What Kind Of Shareholders Own Trinity Place Holdings Inc. (NYSEMKT:TPHS)?

The big shareholder groups in Trinity Place Holdings Inc. (NYSEMKT:TPHS) have power over the company. Large companies usually have institutions as shareholders, and we usually see insiders owning shares in smaller companies. Companies that used to be publicly owned tend to have lower insider ownership.

With a market capitalization of US$122m, Trinity Place Holdings is a small cap stock, so it might not be well known by many institutional investors. Our analysis of the ownership of the company, below, shows that institutions own shares in the company. Let’s take a closer look to see what the different types of shareholder can tell us about TPHS.

View our latest analysis for Trinity Place Holdings

AMEX:TPHS Ownership Summary, November 13th 2019
AMEX:TPHS Ownership Summary, November 13th 2019

What Does The Institutional Ownership Tell Us About Trinity Place Holdings?

Institutions typically measure themselves against a benchmark when reporting to their own investors, so they often become more enthusiastic about a stock once it’s included in a major index. We would expect most companies to have some institutions on the register, especially if they are growing.

We can see that Trinity Place Holdings does have institutional investors; and they hold 51% of the stock. This implies the analysts working for those institutions have looked at the stock and they like it. But just like anyone else, they could be wrong. It is not uncommon to see a big share price drop if two large institutional investors try to sell out of a stock at the same time. So it is worth checking the past earnings trajectory of Trinity Place Holdings, (below). Of course, keep in mind that there are other factors to consider, too.

AMEX:TPHS Income Statement, November 13th 2019
AMEX:TPHS Income Statement, November 13th 2019

Investors should note that institutions actually own more than half the company, so they can collectively wield significant power. It would appear that 21% of Trinity Place Holdings shares are controlled by hedge funds. That worth noting, since hedge funds are often quite active investors, who may try to influence management. Many want to see value creation (and a higher share price) in the short term or medium term. We’re not picking up on any analyst coverage of the stock at the moment, so the company is unlikely to be widely held.

Insider Ownership Of Trinity Place Holdings

While the precise definition of an insider can be subjective, almost everyone considers board members to be insiders. The company management answer to the board; and the latter should represent the interests of shareholders. Notably, sometimes top-level managers are on the board, themselves.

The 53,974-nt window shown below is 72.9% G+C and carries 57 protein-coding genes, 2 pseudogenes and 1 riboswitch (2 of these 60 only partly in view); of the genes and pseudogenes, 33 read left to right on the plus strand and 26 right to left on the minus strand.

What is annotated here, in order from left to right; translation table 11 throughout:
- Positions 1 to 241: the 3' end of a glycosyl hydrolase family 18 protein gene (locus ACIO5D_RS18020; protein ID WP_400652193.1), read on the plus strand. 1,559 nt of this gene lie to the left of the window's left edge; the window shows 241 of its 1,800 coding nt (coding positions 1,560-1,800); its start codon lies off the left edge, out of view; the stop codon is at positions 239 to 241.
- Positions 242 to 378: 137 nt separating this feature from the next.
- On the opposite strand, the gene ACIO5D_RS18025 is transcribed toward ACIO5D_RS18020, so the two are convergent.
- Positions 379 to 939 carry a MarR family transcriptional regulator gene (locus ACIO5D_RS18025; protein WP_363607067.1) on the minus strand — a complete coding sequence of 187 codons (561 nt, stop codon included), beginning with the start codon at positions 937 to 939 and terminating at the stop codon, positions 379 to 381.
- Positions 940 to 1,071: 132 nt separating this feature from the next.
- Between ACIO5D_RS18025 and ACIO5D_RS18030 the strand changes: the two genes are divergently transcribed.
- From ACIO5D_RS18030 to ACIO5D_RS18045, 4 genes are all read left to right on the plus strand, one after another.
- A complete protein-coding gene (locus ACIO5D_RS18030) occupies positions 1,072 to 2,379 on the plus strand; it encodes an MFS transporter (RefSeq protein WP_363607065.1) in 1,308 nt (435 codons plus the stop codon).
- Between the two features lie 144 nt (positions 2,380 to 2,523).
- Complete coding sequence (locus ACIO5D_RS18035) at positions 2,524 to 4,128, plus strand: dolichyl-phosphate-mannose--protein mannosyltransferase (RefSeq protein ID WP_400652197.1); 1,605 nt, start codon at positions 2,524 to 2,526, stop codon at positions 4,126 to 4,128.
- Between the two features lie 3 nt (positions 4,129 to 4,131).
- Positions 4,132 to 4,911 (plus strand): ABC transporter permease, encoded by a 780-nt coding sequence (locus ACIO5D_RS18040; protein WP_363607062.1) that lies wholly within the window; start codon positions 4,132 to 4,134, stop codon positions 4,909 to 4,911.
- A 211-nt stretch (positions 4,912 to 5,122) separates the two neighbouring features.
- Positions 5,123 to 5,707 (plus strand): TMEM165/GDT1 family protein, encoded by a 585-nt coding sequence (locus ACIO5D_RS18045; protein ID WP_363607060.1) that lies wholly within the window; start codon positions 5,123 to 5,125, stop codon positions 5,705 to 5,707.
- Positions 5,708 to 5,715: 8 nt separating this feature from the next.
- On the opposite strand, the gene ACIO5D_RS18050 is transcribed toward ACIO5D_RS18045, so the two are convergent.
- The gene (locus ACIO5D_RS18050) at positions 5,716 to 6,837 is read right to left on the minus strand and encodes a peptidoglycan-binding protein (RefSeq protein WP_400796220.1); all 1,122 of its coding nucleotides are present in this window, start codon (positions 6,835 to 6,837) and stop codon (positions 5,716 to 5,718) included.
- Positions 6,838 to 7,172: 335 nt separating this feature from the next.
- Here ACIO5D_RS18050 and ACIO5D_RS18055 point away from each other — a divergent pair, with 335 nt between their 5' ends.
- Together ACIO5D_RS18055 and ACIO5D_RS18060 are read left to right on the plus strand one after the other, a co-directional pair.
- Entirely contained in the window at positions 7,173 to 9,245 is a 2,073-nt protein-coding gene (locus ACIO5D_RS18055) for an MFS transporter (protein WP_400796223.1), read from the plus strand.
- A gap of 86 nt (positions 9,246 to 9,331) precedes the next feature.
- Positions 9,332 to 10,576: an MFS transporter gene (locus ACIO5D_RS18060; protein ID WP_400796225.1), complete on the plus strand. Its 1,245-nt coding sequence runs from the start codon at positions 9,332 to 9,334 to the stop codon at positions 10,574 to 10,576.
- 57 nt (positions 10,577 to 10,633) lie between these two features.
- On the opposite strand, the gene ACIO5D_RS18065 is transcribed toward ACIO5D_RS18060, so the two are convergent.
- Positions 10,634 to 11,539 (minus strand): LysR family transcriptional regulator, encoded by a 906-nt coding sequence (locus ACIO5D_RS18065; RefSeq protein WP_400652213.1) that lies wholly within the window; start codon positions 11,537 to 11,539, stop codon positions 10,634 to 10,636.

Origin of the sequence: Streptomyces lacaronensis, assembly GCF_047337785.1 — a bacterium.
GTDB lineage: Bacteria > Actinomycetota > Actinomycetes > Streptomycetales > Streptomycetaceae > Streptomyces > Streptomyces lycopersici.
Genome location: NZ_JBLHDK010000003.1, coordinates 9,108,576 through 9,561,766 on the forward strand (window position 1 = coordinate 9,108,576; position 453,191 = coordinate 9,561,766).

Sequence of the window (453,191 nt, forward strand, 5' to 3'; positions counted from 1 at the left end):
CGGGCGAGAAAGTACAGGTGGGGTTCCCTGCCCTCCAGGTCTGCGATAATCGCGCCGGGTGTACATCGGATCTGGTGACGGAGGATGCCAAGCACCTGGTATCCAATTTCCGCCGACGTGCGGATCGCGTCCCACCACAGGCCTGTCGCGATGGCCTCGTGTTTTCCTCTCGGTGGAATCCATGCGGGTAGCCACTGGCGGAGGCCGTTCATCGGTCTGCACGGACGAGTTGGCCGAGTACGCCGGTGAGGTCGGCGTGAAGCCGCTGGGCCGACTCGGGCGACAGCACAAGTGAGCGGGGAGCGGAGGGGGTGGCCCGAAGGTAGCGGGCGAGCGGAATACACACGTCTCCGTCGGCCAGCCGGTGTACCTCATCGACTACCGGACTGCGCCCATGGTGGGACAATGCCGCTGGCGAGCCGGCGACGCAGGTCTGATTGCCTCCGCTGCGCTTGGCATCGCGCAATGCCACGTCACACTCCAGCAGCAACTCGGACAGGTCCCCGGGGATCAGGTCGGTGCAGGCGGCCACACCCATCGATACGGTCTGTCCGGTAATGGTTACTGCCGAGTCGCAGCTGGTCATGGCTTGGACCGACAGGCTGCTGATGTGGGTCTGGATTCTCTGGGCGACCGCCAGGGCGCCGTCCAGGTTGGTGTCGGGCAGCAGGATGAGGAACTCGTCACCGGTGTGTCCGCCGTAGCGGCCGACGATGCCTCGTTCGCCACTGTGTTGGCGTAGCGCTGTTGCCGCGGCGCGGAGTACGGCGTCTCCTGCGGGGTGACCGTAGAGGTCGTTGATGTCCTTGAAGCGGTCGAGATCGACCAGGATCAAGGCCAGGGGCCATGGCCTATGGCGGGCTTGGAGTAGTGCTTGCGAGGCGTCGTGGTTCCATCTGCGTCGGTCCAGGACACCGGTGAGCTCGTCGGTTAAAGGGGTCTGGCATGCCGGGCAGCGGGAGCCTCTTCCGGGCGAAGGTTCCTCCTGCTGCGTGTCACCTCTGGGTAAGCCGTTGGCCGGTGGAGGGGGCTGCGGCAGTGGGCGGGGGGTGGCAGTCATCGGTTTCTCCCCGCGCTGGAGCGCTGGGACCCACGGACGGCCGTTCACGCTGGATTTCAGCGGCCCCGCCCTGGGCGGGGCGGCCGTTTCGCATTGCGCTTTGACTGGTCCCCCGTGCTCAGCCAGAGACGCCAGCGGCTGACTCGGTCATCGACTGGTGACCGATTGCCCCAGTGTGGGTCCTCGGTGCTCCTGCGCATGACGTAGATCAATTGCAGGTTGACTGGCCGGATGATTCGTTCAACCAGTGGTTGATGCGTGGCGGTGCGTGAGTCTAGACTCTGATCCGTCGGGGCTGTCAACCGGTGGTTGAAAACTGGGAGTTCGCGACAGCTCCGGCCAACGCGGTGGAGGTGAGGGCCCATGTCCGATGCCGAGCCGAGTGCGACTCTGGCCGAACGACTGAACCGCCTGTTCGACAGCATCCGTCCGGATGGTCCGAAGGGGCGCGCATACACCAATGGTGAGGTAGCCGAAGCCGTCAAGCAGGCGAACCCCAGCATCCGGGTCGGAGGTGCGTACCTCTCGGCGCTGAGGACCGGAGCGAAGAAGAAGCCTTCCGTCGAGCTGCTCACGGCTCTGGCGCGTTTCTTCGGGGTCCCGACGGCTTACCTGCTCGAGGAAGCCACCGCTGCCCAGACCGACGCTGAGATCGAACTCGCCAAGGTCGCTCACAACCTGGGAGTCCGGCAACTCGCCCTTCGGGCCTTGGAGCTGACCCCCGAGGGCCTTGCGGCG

I generally consider insider ownership to be a good thing. However, on some occasions it makes it more difficult for other shareholders to hold the board accountable for decisions.

We can see that insiders own shares in Trinity Place Holdings Inc.. It has a market capitalization of just US$122m, and insiders have US$5.5m worth of shares, in their own names. Some would say this shows alignment of interests between shareholders and the board, though I generally prefer to see bigger insider holdings. But it might be worth checking if those insiders have been selling.

General Public Ownership

The general public holds a 24% stake in TPHS. While this group can’t necessarily call the shots, it can certainly have a real influence on how the company is run.

Next Steps:

It’s always worth thinking about the different groups who own shares in a company. But to understand Trinity Place Holdings better, we need to consider many other factors.

Many find it useful to take an in depth look at how a company has performed in the past. You can access this detailed graph of past earnings, revenue and cash flow.

Of course, you might find a fantastic investment by looking elsewhere. So take a peek at this free list of interesting companies.

NB: Figures in this article are calculated using data from the last twelve months, which refer to the 12-month period ending on the last date of the month the financial statement is dated. This may not be consistent with full year annual report figures.

We aim to bring you long-term focused research analysis driven by fundamental data. Note that our analysis may not factor in the latest price-sensitive company announcements or qualitative material.

If you spot an error that warrants correction, please contact the editor at editorial-team@simplywallst.com. This article by Simply Wall St is general in nature. It does not constitute a recommendation to buy or sell any stock, and does not take account of your objectives, or your financial situation. Simply Wall St has no position in the stocks mentioned. Thank you for reading.